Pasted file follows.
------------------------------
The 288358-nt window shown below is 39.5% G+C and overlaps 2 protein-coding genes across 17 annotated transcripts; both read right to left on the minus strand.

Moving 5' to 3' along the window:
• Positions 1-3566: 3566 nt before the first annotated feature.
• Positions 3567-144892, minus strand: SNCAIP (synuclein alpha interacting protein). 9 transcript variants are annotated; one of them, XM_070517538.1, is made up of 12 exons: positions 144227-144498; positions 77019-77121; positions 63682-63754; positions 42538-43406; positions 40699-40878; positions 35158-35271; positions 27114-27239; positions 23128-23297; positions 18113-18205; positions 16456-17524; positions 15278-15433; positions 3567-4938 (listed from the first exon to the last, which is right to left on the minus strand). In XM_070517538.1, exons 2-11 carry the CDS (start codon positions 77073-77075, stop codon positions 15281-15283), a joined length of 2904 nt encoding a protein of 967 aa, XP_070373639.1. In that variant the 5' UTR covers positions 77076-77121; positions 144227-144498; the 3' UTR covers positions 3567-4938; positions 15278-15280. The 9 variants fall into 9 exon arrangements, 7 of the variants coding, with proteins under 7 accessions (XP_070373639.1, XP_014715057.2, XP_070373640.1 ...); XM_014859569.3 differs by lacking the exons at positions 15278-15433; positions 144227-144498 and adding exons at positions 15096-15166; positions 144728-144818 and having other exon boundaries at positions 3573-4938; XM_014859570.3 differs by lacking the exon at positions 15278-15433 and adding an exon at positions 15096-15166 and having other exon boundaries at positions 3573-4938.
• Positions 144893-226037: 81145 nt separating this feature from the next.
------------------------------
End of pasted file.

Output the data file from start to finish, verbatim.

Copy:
The 288358-nt window shown below is 39.5% G+C and overlaps 2 protein-coding genes across 17 annotated transcripts; both read right to left on the minus strand.

Moving 5' to 3' along the window:
• Positions 1-3566: 3566 nt before the first annotated feature.
• Positions 3567-144892, minus strand: SNCAIP (synuclein alpha interacting protein). 9 transcript variants are annotated; one of them, XM_070517538.1, is made up of 12 exons: positions 144227-144498; positions 77019-77121; positions 63682-63754; positions 42538-43406; positions 40699-40878; positions 35158-35271; positions 27114-27239; positions 23128-23297; positions 18113-18205; positions 16456-17524; positions 15278-15433; positions 3567-4938 (listed from the first exon to the last, which is right to left on the minus strand). In XM_070517538.1, exons 2-11 carry the CDS (start codon positions 77073-77075, stop codon positions 15281-15283), a joined length of 2904 nt encoding a protein of 967 aa, XP_070373639.1. In that variant the 5' UTR covers positions 77076-77121; positions 144227-144498; the 3' UTR covers positions 3567-4938; positions 15278-15280. The 9 variants fall into 9 exon arrangements, 7 of the variants coding, with proteins under 7 accessions (XP_070373639.1, XP_014715057.2, XP_070373640.1 ...); XM_014859569.3 differs by lacking the exons at positions 15278-15433; positions 144227-144498 and adding exons at positions 15096-15166; positions 144728-144818 and having other exon boundaries at positions 3573-4938; XM_014859570.3 differs by lacking the exon at positions 15278-15433 and adding an exon at positions 15096-15166 and having other exon boundaries at positions 3573-4938.
• Positions 144893-226037: 81145 nt separating this feature from the next.